The conceptual differentiation of spinal and neurogenic shock tends to be misunderstood among clinicians. In order to better illustrate the differences in definition, presentation, and development of spinal shock (SS) from neurogenic and other forms of shock, we present herein a clinically relevant summary of typical characteristics of SS. First described in the eighteenth century, the continued investigation into the disease process and the response of neural structures to spinal cord trauma have led to a more complete description and understanding. We will begin in the first part of the chapter describing the etiology of SS, including a working definition, as it pertains to complete spinal cord injuries (SCIs). This is followed by the summary of pathophysiology and clinical presentations associated with each clinical phase of SS. Finally, we explore treatment options and considerations as they relate to incomplete SCI. We hope that by presenting a clear and well-delineated overview of SS, we will allow the clinician to better understand and more accurately predict the evolution of this process. This, in turn, should facilitate the ability to deliver better care for the patient.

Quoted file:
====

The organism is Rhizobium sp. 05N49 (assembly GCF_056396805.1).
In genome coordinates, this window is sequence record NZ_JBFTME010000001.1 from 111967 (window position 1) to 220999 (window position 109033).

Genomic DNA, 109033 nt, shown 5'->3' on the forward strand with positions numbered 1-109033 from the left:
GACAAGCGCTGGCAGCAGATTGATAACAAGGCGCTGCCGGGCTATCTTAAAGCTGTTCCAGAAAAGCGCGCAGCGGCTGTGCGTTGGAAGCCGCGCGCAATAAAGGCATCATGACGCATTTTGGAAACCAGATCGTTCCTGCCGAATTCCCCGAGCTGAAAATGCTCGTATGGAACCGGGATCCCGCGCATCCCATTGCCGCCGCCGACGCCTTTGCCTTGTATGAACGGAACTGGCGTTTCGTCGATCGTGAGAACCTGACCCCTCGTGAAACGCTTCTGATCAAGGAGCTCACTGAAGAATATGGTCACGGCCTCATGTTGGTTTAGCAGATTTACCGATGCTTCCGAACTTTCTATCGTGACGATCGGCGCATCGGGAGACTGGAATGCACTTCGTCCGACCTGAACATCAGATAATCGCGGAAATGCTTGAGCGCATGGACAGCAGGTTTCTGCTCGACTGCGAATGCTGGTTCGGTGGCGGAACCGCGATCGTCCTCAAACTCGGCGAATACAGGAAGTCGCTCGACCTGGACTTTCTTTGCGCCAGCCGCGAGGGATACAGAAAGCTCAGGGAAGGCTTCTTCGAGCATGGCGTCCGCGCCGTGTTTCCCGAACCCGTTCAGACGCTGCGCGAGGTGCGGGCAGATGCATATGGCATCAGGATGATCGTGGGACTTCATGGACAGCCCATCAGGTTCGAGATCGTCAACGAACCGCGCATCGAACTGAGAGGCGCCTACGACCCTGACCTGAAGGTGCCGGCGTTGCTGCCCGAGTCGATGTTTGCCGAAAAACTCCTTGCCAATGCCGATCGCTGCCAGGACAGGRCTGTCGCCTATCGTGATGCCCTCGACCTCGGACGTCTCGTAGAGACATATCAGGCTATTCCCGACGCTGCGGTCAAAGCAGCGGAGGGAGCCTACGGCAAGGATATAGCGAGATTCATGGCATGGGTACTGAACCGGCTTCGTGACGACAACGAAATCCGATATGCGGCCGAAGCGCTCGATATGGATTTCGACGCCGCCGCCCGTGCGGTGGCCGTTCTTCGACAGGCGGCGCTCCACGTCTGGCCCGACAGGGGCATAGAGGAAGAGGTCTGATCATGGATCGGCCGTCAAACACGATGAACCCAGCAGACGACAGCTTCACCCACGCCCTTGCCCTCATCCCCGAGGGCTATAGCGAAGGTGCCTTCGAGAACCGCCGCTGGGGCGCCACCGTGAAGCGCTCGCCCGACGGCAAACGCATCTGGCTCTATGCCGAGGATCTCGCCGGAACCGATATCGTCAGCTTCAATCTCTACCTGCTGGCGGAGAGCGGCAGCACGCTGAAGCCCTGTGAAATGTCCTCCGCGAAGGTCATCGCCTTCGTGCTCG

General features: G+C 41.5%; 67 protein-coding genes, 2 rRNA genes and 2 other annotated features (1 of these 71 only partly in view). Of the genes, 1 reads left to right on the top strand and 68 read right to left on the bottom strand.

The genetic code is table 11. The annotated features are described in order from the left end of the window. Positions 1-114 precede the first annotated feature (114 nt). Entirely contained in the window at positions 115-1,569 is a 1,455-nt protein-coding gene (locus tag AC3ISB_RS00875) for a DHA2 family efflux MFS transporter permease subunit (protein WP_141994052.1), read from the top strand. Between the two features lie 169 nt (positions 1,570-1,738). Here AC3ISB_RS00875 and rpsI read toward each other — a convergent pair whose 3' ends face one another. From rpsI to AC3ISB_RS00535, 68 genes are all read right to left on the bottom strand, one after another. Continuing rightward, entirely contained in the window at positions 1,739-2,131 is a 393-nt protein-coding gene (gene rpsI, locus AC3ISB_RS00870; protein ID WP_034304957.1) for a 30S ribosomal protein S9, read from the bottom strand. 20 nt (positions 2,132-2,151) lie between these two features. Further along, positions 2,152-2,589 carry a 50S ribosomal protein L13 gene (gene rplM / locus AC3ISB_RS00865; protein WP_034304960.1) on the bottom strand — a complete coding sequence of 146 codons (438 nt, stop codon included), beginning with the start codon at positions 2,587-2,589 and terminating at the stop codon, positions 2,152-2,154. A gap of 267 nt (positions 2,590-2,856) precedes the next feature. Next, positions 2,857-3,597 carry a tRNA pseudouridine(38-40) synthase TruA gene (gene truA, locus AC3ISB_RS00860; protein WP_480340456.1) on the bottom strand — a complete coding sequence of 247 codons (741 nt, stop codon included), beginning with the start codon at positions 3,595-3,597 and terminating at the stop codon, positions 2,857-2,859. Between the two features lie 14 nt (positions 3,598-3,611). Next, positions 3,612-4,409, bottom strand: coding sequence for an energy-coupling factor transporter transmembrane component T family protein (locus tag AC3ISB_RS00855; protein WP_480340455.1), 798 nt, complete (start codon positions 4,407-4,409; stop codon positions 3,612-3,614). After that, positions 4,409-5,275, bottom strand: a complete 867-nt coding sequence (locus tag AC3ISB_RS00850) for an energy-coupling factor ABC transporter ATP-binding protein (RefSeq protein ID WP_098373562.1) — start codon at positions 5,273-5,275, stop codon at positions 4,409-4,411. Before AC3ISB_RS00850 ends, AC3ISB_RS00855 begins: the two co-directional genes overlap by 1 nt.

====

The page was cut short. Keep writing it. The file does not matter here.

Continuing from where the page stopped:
Part of the book: Clinical Management of Shock